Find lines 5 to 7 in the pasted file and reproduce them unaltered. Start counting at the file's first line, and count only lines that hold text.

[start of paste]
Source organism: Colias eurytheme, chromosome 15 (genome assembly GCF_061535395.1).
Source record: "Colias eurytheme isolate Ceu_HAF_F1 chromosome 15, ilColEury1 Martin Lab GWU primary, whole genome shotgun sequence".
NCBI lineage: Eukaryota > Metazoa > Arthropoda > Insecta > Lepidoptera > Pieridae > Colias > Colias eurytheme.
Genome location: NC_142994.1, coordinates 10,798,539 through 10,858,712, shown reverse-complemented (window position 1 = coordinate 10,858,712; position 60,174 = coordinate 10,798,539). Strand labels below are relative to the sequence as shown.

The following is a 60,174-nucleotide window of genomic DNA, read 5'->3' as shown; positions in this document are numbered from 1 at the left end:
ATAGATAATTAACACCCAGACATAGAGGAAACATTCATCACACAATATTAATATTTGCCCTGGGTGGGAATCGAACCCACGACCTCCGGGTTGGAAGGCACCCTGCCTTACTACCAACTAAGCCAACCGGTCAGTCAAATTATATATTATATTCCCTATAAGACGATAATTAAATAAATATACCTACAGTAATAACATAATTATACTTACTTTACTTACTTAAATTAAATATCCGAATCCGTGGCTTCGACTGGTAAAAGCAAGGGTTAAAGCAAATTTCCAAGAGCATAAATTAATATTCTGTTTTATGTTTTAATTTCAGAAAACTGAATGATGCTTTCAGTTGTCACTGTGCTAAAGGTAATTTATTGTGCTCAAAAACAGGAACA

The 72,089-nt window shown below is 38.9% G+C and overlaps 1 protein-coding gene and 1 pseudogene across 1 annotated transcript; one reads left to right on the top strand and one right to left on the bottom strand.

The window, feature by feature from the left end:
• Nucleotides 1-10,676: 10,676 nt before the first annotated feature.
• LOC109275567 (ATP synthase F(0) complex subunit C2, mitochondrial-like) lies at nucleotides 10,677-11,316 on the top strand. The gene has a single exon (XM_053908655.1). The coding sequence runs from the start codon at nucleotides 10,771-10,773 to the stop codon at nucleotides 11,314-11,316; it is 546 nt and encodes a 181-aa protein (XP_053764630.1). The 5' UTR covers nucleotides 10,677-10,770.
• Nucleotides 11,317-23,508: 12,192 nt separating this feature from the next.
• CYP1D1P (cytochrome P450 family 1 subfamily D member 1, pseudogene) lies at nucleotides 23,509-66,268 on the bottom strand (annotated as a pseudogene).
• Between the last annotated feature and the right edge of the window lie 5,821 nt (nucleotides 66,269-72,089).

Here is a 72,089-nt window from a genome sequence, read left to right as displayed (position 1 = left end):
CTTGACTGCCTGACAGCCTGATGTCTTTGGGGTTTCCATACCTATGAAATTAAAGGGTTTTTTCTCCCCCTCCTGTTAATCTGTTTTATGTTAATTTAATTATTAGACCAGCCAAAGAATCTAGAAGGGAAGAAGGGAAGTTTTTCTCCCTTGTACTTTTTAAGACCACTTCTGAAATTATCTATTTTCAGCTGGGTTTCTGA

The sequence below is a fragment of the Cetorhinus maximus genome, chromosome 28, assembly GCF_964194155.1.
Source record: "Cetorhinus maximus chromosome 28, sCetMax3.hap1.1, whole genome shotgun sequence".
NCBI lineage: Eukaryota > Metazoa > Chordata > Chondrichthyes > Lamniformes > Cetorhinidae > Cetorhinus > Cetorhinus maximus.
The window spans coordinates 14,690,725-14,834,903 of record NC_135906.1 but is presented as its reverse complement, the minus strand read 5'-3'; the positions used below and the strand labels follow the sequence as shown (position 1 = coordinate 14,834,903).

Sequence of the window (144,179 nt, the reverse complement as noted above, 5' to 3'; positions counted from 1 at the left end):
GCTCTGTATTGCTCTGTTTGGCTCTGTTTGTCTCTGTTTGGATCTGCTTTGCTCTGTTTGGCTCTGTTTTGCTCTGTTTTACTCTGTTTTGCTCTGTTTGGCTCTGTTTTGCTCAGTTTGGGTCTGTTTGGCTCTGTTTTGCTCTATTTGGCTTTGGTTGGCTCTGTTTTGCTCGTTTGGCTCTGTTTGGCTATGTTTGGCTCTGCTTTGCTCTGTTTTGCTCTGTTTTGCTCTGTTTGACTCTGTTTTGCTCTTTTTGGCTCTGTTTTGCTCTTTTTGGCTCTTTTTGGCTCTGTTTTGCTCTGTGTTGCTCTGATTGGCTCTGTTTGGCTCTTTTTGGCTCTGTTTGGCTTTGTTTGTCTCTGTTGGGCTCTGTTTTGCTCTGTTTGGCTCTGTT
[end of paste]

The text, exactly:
The following is a 60,174-nucleotide window of genomic DNA, read 5'->3' as shown; positions in this document are numbered from 1 at the left end:
ATAGATAATTAACACCCAGACATAGAGGAAACATTCATCACACAATATTAATATTTGCCCTGGGTGGGAATCGAACCCACGACCTCCGGGTTGGAAGGCACCCTGCCTTACTACCAACTAAGCCAACCGGTCAGTCAAATTATATATTATATTCCCTATAAGACGATAATTAAATAAATATACCTACAGTAATAACATAATTATACTTACTTTACTTACTTAAATTAAATATCCGAATCCGTGGCTTCGACTGGTAAAAGCAAGGGTTAAAGCAAATTTCCAAGAGCATAAATTAATATTCTGTTTTATGTTTTAATTTCAGAAAACTGAATGATGCTTTCAGTTGTCACTGTGCTAAAGGTAATTTATTGTGCTCAAAAACAGGAACA

The 72,089-nt window shown below is 38.9% G+C and overlaps 1 protein-coding gene and 1 pseudogene across 1 annotated transcript; one reads left to right on the top strand and one right to left on the bottom strand.